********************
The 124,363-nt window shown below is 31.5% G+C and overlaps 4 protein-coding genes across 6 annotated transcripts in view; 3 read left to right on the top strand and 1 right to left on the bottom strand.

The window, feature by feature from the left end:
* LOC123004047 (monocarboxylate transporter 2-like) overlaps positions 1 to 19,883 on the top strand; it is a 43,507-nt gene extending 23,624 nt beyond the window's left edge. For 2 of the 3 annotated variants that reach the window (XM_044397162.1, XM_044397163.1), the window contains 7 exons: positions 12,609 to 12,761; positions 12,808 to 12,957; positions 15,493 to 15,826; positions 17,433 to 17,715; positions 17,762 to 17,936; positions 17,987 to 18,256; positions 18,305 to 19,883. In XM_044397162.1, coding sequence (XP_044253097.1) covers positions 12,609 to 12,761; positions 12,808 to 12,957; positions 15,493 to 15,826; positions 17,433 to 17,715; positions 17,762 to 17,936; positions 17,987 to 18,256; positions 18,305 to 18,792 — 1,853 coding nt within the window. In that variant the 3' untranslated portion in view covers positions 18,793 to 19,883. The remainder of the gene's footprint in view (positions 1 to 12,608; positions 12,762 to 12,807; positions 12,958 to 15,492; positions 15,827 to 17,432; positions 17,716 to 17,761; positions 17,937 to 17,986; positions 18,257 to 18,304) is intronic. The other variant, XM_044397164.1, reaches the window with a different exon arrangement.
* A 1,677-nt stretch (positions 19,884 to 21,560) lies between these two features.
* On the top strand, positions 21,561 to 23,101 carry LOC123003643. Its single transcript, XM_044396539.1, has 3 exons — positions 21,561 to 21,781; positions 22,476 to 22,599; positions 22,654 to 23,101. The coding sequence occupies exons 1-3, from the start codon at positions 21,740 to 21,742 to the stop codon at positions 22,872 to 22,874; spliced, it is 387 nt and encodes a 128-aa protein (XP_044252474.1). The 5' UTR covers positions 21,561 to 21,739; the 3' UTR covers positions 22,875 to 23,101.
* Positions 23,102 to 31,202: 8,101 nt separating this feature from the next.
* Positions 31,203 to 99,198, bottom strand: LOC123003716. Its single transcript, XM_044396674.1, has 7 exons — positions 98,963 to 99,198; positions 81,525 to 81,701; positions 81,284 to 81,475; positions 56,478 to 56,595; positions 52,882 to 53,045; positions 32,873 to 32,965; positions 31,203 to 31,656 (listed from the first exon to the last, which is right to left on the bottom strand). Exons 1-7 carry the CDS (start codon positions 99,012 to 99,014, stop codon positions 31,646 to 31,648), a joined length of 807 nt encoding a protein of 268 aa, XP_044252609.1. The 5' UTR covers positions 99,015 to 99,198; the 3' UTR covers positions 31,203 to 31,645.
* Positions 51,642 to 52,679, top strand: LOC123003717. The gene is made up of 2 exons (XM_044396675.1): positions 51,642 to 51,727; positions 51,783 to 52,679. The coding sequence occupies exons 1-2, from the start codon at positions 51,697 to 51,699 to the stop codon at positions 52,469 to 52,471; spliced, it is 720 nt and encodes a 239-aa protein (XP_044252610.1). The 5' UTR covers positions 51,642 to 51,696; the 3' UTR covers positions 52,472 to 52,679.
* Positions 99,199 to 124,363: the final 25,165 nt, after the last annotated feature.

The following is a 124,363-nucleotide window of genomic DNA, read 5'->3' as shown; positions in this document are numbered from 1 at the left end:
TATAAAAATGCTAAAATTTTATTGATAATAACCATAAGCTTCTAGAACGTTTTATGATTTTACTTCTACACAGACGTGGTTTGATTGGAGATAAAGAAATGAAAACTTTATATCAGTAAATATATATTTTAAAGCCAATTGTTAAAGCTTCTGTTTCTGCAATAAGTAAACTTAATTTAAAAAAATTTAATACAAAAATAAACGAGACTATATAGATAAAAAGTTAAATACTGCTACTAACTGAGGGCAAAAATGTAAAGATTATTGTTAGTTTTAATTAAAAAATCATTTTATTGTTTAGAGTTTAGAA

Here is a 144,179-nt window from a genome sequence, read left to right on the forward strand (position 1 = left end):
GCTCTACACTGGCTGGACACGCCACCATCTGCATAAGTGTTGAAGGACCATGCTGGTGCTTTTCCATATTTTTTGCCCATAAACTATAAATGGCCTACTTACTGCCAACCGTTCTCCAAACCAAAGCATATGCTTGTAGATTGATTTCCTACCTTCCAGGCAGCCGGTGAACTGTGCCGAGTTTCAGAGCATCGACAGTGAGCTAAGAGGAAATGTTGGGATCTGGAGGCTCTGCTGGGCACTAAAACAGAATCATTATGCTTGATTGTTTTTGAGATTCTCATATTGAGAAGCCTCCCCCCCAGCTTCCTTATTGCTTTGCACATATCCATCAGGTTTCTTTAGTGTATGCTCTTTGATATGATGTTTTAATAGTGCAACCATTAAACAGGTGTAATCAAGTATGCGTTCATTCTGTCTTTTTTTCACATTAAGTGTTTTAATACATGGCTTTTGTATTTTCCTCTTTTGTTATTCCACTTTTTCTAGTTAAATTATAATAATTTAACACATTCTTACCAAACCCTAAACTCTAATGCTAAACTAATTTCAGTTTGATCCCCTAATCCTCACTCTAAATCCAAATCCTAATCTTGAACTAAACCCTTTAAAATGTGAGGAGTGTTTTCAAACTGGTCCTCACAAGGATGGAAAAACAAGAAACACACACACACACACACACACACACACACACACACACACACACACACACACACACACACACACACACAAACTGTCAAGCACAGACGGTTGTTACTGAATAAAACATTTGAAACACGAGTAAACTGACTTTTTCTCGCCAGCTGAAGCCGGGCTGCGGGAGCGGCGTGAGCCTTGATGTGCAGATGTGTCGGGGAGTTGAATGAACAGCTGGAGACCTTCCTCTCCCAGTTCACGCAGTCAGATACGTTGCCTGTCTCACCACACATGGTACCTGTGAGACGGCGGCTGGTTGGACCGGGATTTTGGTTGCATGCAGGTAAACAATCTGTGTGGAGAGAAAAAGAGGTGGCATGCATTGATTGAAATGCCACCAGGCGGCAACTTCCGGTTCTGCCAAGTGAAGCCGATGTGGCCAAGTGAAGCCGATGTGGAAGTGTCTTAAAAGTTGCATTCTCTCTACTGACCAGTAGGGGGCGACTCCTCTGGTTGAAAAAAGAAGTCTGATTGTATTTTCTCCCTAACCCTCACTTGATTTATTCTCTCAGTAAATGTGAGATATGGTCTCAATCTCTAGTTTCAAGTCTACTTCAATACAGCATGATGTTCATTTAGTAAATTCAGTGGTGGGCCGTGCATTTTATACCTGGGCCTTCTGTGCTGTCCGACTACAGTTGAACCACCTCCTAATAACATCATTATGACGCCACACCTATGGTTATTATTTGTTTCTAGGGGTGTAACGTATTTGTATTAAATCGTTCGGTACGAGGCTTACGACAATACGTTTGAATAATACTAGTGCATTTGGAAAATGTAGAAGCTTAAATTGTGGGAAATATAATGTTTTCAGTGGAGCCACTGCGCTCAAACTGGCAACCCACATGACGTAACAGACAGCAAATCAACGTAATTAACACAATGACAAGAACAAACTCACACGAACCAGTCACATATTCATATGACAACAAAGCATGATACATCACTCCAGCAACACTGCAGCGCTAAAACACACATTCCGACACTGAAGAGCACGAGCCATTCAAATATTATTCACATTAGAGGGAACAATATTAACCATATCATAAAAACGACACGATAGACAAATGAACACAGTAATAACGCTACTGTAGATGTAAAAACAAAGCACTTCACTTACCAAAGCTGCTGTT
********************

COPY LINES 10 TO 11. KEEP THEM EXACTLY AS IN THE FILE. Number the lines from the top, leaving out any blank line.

The following is a 124,363-nucleotide window of genomic DNA, read 5'->3' as shown; positions in this document are numbered from 1 at the left end:
TATAAAAATGCTAAAATTTTATTGATAATAACCATAAGCTTCTAGAACGTTTTATGATTTTACTTCTACACAGACGTGGTTTGATTGGAGATAAAGAAATGAAAACTTTATATCAGTAAATATATATTTTAAAGCCAATTGTTAAAGCTTCTGTTTCTGCAATAAGTAAACTTAATTTAAAAAAATTTAATACAAAAATAAACGAGACTATATAGATAAAAAGTTAAATACTGCTACTAACTGAGGGCAAAAATGTAAAGATTATTGTTAGTTTTAATTAAAAAATCATTTTATTGTTTAGAGTTTAGAA